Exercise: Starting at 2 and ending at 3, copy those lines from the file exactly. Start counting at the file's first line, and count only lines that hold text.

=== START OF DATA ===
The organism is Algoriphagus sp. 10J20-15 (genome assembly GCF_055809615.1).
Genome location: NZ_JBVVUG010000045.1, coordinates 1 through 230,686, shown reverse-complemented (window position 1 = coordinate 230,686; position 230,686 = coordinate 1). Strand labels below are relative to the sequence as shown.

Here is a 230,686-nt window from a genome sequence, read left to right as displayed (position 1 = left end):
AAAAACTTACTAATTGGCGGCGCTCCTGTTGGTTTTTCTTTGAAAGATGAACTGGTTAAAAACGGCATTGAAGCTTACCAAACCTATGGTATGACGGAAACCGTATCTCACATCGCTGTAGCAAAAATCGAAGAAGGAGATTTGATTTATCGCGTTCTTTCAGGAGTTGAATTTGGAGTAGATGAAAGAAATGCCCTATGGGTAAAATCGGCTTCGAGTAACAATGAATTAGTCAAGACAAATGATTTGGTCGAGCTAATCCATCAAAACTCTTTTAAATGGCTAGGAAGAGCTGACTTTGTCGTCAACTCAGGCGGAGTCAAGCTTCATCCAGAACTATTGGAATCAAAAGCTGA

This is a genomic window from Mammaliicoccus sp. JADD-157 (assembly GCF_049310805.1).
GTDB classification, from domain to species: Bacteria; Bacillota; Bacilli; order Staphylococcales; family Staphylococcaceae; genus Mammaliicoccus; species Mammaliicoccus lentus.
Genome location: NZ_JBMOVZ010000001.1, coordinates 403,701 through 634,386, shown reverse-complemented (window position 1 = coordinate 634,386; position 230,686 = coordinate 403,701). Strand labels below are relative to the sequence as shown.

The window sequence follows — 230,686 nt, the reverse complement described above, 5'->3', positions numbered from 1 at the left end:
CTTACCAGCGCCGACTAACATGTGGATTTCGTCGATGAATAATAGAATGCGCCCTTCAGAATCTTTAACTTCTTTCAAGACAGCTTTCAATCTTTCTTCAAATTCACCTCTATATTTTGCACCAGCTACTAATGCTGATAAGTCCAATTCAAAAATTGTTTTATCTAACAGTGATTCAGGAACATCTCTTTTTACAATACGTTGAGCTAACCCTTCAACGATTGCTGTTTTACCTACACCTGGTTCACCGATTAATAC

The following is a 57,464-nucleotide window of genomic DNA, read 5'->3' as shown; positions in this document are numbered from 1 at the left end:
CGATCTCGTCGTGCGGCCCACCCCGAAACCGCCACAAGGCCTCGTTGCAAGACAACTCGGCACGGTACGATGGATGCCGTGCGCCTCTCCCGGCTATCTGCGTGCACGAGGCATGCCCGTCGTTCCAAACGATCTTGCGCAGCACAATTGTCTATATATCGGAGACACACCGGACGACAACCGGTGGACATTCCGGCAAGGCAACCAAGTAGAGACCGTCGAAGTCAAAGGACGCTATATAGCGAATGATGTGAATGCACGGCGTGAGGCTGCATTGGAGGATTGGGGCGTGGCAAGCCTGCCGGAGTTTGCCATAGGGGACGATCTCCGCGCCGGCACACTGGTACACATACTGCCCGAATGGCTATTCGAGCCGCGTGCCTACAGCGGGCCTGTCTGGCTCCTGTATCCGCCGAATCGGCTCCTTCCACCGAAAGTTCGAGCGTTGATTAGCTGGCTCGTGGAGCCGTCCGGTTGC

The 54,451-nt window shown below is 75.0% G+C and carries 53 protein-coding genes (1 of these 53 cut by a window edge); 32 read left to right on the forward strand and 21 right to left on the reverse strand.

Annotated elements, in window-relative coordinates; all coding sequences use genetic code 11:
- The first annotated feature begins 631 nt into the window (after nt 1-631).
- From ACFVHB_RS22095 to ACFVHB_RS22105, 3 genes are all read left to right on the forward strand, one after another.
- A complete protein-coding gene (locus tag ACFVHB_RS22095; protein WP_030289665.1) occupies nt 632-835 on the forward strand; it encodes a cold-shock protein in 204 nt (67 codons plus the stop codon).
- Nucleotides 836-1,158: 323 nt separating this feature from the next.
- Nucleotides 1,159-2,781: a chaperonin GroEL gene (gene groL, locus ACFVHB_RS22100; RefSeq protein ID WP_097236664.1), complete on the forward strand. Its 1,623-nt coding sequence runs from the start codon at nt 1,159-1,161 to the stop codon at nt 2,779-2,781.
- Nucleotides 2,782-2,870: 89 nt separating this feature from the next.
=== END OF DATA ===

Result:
Genome location: NZ_JBVVUG010000045.1, coordinates 1 through 230,686, shown reverse-complemented (window position 1 = coordinate 230,686; position 230,686 = coordinate 1). Strand labels below are relative to the sequence as shown.

Here is a 230,686-nt window from a genome sequence, read left to right as displayed (position 1 = left end):